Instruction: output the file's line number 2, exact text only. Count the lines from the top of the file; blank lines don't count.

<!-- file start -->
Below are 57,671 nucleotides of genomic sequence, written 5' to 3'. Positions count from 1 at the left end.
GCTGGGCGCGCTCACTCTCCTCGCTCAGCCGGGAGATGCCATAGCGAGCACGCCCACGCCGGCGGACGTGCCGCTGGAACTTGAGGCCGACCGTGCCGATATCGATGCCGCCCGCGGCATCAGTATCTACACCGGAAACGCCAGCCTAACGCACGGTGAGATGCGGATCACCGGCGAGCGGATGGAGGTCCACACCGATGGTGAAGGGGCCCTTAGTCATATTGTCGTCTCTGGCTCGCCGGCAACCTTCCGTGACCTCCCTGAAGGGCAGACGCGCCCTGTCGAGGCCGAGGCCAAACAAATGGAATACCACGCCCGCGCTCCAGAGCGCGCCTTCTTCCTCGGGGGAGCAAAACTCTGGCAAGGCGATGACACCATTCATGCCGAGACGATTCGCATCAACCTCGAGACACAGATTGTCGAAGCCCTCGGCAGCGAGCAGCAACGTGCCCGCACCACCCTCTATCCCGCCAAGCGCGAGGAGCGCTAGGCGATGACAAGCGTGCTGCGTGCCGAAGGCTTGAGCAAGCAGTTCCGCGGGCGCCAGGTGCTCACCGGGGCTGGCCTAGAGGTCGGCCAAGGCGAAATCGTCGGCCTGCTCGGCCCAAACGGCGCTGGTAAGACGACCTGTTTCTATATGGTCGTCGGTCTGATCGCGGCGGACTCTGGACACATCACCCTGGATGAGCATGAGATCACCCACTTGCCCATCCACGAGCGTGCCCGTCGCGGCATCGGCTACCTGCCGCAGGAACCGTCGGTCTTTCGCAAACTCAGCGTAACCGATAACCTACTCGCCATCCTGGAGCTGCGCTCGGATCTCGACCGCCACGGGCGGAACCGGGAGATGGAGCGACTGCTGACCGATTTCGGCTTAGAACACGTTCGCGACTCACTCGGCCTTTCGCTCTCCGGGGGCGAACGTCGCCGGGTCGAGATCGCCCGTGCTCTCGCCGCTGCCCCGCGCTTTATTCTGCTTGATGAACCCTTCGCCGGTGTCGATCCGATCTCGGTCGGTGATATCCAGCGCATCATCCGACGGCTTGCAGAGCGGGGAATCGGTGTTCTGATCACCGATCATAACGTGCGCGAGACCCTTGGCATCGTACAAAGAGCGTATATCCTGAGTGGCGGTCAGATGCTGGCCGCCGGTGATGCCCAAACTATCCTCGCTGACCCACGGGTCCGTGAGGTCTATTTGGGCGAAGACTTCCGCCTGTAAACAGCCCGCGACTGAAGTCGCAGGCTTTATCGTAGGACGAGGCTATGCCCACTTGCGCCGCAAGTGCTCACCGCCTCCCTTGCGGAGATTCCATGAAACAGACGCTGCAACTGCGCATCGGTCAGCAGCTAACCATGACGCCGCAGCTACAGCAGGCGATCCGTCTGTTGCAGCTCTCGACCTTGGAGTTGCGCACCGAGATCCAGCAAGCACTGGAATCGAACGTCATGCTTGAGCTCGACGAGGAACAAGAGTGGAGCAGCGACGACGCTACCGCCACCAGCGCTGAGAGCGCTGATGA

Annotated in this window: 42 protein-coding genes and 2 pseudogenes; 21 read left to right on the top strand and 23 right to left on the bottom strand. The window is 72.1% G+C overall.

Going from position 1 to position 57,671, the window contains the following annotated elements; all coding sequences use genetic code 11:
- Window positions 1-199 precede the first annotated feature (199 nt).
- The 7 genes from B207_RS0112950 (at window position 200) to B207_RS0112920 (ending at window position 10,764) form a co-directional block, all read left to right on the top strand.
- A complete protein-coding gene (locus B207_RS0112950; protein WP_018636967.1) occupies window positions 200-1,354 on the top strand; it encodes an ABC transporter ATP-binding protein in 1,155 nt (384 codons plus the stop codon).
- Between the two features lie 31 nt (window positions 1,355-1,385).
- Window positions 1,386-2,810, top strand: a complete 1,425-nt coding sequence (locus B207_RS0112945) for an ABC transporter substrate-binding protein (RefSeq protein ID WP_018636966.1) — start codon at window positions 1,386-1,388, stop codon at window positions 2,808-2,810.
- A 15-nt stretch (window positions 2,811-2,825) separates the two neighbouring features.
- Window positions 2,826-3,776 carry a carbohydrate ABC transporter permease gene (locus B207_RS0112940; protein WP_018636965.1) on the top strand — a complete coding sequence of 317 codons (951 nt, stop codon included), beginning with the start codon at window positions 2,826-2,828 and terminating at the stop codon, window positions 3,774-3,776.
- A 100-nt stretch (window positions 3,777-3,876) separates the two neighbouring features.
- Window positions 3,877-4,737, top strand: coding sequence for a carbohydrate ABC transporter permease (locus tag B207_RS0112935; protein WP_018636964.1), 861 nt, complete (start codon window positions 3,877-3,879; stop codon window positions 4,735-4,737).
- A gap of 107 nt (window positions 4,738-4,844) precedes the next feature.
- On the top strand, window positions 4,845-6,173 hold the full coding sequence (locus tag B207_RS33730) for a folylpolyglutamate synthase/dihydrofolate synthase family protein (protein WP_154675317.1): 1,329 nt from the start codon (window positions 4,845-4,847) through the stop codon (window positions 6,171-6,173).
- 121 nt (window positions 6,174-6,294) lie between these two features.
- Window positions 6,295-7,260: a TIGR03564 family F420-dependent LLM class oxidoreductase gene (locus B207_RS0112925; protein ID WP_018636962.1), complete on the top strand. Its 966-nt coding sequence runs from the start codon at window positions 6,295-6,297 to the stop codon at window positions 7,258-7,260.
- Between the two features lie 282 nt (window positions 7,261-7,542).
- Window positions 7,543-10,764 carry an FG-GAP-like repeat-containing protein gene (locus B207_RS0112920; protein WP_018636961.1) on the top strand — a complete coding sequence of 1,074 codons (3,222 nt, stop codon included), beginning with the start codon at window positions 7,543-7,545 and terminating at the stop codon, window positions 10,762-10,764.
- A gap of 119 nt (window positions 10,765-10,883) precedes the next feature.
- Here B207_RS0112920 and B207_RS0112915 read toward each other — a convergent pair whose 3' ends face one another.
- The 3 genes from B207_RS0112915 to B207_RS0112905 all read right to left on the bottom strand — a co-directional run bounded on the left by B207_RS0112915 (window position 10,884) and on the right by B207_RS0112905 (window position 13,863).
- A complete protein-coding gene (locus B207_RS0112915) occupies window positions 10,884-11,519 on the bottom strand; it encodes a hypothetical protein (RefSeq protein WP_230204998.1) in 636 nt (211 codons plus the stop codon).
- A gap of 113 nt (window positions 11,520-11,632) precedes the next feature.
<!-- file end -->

GCTGGGCGCGCTCACTCTCCTCGCTCAGCCGGGAGATGCCATAGCGAGCACGCCCACGCCGGCGGACGTGCCGCTGGAACTTGAGGCCGACCGTGCCGATATCGATGCCGCCCGCGGCATCAGTATCTACACCGGAAACGCCAGCCTAACGCACGGTGAGATGCGGATCACCGGCGAGCGGATGGAGGTCCACACCGATGGTGAAGGGGCCCTTAGTCATATTGTCGTCTCTGGCTCGCCGGCAACCTTCCGTGACCTCCCTGAAGGGCAGACGCGCCCTGTCGAGGCCGAGGCCAAACAAATGGAATACCACGCCCGCGCTCCAGAGCGCGCCTTCTTCCTCGGGGGAGCAAAACTCTGGCAAGGCGATGACACCATTCATGCCGAGACGATTCGCATCAACCTCGAGACACAGATTGTCGAAGCCCTCGGCAGCGAGCAGCAACGTGCCCGCACCACCCTCTATCCCGCCAAGCGCGAGGAGCGCTAGGCGATGACAAGCGTGCTGCGTGCCGAAGGCTTGAGCAAGCAGTTCCGCGGGCGCCAGGTGCTCACCGGGGCTGGCCTAGAGGTCGGCCAAGGCGAAATCGTCGGCCTGCTCGGCCCAAACGGCGCTGGTAAGACGACCTGTTTCTATATGGTCGTCGGTCTGATCGCGGCGGACTCTGGACACATCACCCTGGATGAGCATGAGATCACCCACTTGCCCATCCACGAGCGTGCCCGTCGCGGCATCGGCTACCTGCCGCAGGAACCGTCGGTCTTTCGCAAACTCAGCGTAACCGATAACCTACTCGCCATCCTGGAGCTGCGCTCGGATCTCGACCGCCACGGGCGGAACCGGGAGATGGAGCGACTGCTGACCGATTTCGGCTTAGAACACGTTCGCGACTCACTCGGCCTTTCGCTCTCCGGGGGCGAACGTCGCCGGGTCGAGATCGCCCGTGCTCTCGCCGCTGCCCCGCGCTTTATTCTGCTTGATGAACCCTTCGCCGGTGTCGATCCGATCTCGGTCGGTGATATCCAGCGCATCATCCGACGGCTTGCAGAGCGGGGAATCGGTGTTCTGATCACCGATCATAACGTGCGCGAGACCCTTGGCATCGTACAAAGAGCGTATATCCTGAGTGGCGGTCAGATGCTGGCCGCCGGTGATGCCCAAACTATCCTCGCTGACCCACGGGTCCGTGAGGTCTATTTGGGCGAAGACTTCCGCCTGTAAACAGCCCGCGACTGAAGTCGCAGGCTTTATCGTAGGACGAGGCTATGCCCACTTGCGCCGCAAGTGCTCACCGCCTCCCTTGCGGAGATTCCATGAAACAGACGCTGCAACTGCGCATCGGTCAGCAGCTAACCATGACGCCGCAGCTACAGCAGGCGATCCGTCTGTTGCAGCTCTCGACCTTGGAGTTGCGCACCGAGATCCAGCAAGCACTGGAATCGAACGTCATGCTTGAGCTCGACGAGGAACAAGAGTGGAGCAGCGACGACGCTACCGCCACCAGCGCTGAGAGCGCTGATGA